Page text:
The January 30, Lunar Transit of the Sun starts at 8:31 AM EST today. The Moon will eclipse the sun for almost 2.5 hours. Approximately 90% of the sun will covered by the moon. You have to be in space to see it since tonight’s Moon is New.
Tonight’s New Moon also kicks off the start of the Chinese New Year, which is much more ancient than the Gregorian calendar and is based on the moon cycles. This new moon starts off the Chinese New Year, making January 31 the first day of the New Year in most of Asia. In the Gregorian calendar, the Chinese New Year falls on different dates each year, a date between January 21 and February 20. In the Chinese calendar, the winter solstice must occur in the 11th month, meaning the Chinese New Year usually falls on the second new moon after the winter solstice (rarely the third).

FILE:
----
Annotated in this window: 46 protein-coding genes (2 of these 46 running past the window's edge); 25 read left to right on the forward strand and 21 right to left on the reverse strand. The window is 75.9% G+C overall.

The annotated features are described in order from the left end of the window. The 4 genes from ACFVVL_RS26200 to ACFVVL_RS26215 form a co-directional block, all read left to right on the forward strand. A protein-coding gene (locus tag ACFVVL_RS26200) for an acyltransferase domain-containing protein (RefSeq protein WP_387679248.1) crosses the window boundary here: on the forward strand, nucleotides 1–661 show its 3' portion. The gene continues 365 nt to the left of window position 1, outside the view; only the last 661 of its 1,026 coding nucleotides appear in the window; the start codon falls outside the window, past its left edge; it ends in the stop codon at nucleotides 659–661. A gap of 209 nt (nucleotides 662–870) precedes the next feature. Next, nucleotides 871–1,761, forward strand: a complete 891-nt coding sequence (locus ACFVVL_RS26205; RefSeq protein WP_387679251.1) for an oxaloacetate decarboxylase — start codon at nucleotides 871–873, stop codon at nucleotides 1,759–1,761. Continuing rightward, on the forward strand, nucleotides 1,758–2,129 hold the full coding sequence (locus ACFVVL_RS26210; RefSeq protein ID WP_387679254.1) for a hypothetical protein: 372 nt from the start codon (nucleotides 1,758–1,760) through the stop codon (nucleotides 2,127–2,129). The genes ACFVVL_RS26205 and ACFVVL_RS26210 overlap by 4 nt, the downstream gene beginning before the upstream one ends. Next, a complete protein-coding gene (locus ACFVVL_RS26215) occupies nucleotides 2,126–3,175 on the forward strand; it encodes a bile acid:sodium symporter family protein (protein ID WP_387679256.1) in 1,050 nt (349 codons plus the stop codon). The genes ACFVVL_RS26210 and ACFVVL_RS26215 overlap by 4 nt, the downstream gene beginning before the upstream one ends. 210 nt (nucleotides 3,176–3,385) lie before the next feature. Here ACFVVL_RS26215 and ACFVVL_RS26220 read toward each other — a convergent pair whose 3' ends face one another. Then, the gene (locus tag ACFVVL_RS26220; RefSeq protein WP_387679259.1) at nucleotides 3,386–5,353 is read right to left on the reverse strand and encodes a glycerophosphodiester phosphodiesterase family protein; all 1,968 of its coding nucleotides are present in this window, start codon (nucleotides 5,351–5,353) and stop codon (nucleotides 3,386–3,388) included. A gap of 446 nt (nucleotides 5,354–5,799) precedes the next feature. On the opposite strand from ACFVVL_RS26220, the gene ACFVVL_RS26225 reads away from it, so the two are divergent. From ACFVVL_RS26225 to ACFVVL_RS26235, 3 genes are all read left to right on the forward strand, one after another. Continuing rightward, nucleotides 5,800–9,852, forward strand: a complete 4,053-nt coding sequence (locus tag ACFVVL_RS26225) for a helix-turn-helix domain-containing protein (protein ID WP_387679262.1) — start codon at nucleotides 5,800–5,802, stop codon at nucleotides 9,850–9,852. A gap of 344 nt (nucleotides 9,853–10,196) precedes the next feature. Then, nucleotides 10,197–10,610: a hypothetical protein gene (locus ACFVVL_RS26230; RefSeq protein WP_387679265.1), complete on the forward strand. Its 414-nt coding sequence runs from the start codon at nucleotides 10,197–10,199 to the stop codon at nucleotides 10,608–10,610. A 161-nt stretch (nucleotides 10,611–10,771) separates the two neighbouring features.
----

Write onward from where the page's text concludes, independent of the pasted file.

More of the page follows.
A “Black Moon” occurs when there are 2 new moons in one month. In January there was a new moon on January 1st and January 30th.
SUPER MOON: The term super moon refers to the moon being near its closest point to earth in its elliptical orbit and appearing much larger than normal. The moon is not in a circular orbit around the earth. At its closest point, known as the perigee, the Moon is only 363,104 km (225,622 miles—-SUPER MOON). And at its most distant point, called apogee, the Moon gets to a distance of 406,696 km (252,088 miles—SMALLEST MOON).